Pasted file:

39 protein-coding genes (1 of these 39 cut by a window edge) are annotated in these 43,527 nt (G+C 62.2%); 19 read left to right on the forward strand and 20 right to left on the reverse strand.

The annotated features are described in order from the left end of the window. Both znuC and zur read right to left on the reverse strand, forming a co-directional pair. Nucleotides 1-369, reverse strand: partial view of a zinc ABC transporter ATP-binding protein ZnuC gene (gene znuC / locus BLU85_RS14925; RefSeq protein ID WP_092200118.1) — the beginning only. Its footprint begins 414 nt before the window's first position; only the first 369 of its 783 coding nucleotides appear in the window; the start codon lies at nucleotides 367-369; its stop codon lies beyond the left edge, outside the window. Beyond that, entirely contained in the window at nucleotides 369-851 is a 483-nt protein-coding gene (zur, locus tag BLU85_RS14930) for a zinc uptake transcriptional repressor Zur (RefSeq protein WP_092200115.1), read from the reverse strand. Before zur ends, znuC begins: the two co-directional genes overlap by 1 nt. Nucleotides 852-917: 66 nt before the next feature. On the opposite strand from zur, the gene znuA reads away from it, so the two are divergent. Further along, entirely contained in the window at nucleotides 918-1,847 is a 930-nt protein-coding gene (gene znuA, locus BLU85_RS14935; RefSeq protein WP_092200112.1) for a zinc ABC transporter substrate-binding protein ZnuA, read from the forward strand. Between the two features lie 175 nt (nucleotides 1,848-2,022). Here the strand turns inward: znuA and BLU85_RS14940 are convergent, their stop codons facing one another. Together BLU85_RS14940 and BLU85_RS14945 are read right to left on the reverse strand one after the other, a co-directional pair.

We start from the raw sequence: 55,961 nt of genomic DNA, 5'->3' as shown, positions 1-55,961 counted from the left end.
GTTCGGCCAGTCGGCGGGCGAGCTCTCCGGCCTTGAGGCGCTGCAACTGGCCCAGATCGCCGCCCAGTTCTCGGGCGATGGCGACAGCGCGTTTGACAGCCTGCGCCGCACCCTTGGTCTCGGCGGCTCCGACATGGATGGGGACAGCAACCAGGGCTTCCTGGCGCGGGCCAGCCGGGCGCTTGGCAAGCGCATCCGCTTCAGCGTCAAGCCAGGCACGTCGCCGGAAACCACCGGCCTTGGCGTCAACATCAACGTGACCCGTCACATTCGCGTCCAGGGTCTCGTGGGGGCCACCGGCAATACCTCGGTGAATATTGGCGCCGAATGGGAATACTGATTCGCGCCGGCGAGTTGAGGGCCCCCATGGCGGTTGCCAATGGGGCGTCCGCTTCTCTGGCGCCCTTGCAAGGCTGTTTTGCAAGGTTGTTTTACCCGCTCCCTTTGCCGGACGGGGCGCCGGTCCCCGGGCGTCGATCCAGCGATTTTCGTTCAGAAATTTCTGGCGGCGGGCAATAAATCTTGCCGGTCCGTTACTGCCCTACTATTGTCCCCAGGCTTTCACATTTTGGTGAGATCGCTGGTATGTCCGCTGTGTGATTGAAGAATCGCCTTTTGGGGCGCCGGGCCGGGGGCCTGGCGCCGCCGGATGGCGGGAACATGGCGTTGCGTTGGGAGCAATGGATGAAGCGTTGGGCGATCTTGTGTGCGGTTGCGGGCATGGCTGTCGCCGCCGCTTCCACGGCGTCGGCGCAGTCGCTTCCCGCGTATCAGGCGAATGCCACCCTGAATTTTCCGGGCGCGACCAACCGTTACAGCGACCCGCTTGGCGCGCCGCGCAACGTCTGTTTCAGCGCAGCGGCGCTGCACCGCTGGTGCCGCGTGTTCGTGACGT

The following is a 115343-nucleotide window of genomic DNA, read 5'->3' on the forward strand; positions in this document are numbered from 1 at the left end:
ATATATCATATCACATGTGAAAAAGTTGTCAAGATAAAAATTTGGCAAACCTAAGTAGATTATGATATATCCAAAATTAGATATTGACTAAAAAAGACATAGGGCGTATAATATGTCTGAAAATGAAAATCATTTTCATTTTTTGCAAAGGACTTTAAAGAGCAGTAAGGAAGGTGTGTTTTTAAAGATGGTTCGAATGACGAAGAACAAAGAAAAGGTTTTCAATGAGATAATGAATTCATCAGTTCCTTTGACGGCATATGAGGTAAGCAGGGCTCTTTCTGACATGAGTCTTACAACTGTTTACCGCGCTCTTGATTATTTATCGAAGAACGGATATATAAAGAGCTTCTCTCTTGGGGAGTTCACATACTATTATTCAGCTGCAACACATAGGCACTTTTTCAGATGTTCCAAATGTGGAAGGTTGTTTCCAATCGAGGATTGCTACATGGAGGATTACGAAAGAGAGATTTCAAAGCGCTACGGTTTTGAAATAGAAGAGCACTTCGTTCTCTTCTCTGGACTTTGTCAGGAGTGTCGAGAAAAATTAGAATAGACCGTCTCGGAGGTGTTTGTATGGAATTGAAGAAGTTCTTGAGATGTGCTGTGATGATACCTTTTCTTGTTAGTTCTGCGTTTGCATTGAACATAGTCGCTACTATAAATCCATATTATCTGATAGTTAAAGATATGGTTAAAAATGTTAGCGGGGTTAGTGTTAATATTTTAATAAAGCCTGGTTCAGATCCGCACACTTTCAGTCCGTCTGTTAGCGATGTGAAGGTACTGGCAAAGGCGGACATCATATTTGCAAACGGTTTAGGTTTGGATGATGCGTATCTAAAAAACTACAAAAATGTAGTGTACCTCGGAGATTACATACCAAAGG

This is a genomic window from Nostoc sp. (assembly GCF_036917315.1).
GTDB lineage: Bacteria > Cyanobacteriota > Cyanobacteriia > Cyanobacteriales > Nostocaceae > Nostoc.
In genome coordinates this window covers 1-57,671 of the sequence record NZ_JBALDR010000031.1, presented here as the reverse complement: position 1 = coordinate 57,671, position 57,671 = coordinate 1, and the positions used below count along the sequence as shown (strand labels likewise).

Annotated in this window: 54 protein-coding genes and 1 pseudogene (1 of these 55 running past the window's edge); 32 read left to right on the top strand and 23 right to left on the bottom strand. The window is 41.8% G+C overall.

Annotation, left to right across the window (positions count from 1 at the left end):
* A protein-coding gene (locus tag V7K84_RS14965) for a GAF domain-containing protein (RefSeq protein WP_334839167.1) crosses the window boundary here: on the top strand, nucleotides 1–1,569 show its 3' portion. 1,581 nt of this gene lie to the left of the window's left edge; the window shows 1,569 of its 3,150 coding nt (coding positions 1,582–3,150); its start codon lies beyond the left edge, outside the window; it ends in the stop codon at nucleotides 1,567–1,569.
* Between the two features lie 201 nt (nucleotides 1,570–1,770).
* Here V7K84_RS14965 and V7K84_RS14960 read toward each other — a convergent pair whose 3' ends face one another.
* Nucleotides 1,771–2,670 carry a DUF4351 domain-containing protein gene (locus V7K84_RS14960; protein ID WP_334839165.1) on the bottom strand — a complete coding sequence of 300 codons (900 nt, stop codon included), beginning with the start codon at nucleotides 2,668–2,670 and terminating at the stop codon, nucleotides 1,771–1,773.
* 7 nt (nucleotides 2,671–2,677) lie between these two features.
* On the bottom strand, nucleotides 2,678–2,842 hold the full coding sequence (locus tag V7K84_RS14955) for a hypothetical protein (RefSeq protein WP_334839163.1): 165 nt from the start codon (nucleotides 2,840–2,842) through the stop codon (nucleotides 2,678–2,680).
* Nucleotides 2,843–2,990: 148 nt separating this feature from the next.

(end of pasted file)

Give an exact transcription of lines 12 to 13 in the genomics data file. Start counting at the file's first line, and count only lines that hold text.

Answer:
* A protein-coding gene (locus tag V7K84_RS14965) for a GAF domain-containing protein (RefSeq protein WP_334839167.1) crosses the window boundary here: on the top strand, nucleotides 1–1,569 show its 3' portion. 1,581 nt of this gene lie to the left of the window's left edge; the window shows 1,569 of its 3,150 coding nt (coding positions 1,582–3,150); its start codon lies beyond the left edge, outside the window; it ends in the stop codon at nucleotides 1,567–1,569.
* Between the two features lie 201 nt (nucleotides 1,570–1,770).